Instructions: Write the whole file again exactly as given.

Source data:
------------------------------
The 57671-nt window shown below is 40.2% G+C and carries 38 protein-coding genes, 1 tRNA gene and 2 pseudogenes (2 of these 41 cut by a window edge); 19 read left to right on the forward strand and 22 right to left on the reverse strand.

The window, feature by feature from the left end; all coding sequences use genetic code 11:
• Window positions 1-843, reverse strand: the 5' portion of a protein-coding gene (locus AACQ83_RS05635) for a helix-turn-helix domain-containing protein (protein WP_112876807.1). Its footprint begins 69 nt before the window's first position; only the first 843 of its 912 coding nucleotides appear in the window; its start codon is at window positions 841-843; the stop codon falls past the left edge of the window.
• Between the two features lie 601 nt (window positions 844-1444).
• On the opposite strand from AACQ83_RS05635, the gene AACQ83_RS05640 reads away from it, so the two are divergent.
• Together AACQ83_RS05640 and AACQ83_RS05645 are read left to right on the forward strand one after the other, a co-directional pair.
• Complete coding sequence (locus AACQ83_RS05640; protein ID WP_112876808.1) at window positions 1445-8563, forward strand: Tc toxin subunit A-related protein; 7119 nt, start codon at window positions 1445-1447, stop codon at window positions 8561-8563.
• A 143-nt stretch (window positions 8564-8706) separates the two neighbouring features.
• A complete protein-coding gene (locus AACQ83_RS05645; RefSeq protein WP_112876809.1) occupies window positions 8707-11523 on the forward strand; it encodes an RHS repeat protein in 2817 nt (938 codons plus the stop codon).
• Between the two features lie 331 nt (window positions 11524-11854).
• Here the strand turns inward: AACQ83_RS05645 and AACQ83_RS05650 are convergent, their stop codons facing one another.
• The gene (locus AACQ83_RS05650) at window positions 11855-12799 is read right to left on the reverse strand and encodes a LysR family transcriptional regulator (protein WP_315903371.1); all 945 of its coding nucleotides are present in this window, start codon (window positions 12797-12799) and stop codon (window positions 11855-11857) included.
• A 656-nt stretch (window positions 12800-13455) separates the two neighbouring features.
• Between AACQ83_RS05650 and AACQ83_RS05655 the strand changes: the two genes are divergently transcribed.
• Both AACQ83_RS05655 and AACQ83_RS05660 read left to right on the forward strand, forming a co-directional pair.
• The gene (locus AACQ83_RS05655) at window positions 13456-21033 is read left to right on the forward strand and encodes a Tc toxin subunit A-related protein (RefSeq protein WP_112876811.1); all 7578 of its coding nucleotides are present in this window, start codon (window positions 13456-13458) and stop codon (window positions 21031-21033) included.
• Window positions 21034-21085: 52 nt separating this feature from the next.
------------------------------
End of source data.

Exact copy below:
The 57671-nt window shown below is 40.2% G+C and carries 38 protein-coding genes, 1 tRNA gene and 2 pseudogenes (2 of these 41 cut by a window edge); 19 read left to right on the forward strand and 22 right to left on the reverse strand.

The window, feature by feature from the left end; all coding sequences use genetic code 11:
• Window positions 1-843, reverse strand: the 5' portion of a protein-coding gene (locus AACQ83_RS05635) for a helix-turn-helix domain-containing protein (protein WP_112876807.1). Its footprint begins 69 nt before the window's first position; only the first 843 of its 912 coding nucleotides appear in the window; its start codon is at window positions 841-843; the stop codon falls past the left edge of the window.
• Between the two features lie 601 nt (window positions 844-1444).
• On the opposite strand from AACQ83_RS05635, the gene AACQ83_RS05640 reads away from it, so the two are divergent.
• Together AACQ83_RS05640 and AACQ83_RS05645 are read left to right on the forward strand one after the other, a co-directional pair.
• Complete coding sequence (locus AACQ83_RS05640; protein ID WP_112876808.1) at window positions 1445-8563, forward strand: Tc toxin subunit A-related protein; 7119 nt, start codon at window positions 1445-1447, stop codon at window positions 8561-8563.
• A 143-nt stretch (window positions 8564-8706) separates the two neighbouring features.
• A complete protein-coding gene (locus AACQ83_RS05645; RefSeq protein WP_112876809.1) occupies window positions 8707-11523 on the forward strand; it encodes an RHS repeat protein in 2817 nt (938 codons plus the stop codon).
• Between the two features lie 331 nt (window positions 11524-11854).
• Here the strand turns inward: AACQ83_RS05645 and AACQ83_RS05650 are convergent, their stop codons facing one another.
• The gene (locus AACQ83_RS05650) at window positions 11855-12799 is read right to left on the reverse strand and encodes a LysR family transcriptional regulator (protein WP_315903371.1); all 945 of its coding nucleotides are present in this window, start codon (window positions 12797-12799) and stop codon (window positions 11855-11857) included.
• A 656-nt stretch (window positions 12800-13455) separates the two neighbouring features.
• Between AACQ83_RS05650 and AACQ83_RS05655 the strand changes: the two genes are divergently transcribed.
• Both AACQ83_RS05655 and AACQ83_RS05660 read left to right on the forward strand, forming a co-directional pair.
• The gene (locus AACQ83_RS05655) at window positions 13456-21033 is read left to right on the forward strand and encodes a Tc toxin subunit A-related protein (RefSeq protein WP_112876811.1); all 7578 of its coding nucleotides are present in this window, start codon (window positions 13456-13458) and stop codon (window positions 21031-21033) included.
• Window positions 21034-21085: 52 nt separating this feature from the next.